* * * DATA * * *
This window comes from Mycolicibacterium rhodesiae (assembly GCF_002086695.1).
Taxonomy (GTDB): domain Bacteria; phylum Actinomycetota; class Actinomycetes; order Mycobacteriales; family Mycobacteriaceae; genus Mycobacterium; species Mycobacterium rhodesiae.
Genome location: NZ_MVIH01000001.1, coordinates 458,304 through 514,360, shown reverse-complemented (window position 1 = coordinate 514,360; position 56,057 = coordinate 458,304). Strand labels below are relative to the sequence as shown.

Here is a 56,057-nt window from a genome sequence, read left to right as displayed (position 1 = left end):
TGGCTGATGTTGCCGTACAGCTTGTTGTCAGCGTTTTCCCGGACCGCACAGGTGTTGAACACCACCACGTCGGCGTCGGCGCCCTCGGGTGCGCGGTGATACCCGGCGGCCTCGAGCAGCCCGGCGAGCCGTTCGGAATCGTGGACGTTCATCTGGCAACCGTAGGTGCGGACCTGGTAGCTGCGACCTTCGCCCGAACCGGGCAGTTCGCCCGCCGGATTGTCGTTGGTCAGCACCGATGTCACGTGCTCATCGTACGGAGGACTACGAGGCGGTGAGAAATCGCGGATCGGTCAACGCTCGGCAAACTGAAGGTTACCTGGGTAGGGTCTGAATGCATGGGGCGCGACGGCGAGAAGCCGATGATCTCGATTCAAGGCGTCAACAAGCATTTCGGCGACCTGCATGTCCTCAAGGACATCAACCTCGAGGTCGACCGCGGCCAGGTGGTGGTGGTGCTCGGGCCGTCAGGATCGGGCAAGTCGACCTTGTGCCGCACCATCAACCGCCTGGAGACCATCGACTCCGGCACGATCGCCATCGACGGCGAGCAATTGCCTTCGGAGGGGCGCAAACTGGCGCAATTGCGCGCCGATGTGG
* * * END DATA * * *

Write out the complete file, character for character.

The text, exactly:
This window comes from Mycolicibacterium rhodesiae (assembly GCF_002086695.1).
Taxonomy (GTDB): domain Bacteria; phylum Actinomycetota; class Actinomycetes; order Mycobacteriales; family Mycobacteriaceae; genus Mycobacterium; species Mycobacterium rhodesiae.
Genome location: NZ_MVIH01000001.1, coordinates 458,304 through 514,360, shown reverse-complemented (window position 1 = coordinate 514,360; position 56,057 = coordinate 458,304). Strand labels below are relative to the sequence as shown.

Here is a 56,057-nt window from a genome sequence, read left to right as displayed (position 1 = left end):
TGGCTGATGTTGCCGTACAGCTTGTTGTCAGCGTTTTCCCGGACCGCACAGGTGTTGAACACCACCACGTCGGCGTCGGCGCCCTCGGGTGCGCGGTGATACCCGGCGGCCTCGAGCAGCCCGGCGAGCCGTTCGGAATCGTGGACGTTCATCTGGCAACCGTAGGTGCGGACCTGGTAGCTGCGACCTTCGCCCGAACCGGGCAGTTCGCCCGCCGGATTGTCGTTGGTCAGCACCGATGTCACGTGCTCATCGTACGGAGGACTACGAGGCGGTGAGAAATCGCGGATCGGTCAACGCTCGGCAAACTGAAGGTTACCTGGGTAGGGTCTGAATGCATGGGGCGCGACGGCGAGAAGCCGATGATCTCGATTCAAGGCGTCAACAAGCATTTCGGCGACCTGCATGTCCTCAAGGACATCAACCTCGAGGTCGACCGCGGCCAGGTGGTGGTGGTGCTCGGGCCGTCAGGATCGGGCAAGTCGACCTTGTGCCGCACCATCAACCGCCTGGAGACCATCGACTCCGGCACGATCGCCATCGACGGCGAGCAATTGCCTTCGGAGGGGCGCAAACTGGCGCAATTGCGCGCCGATGTGG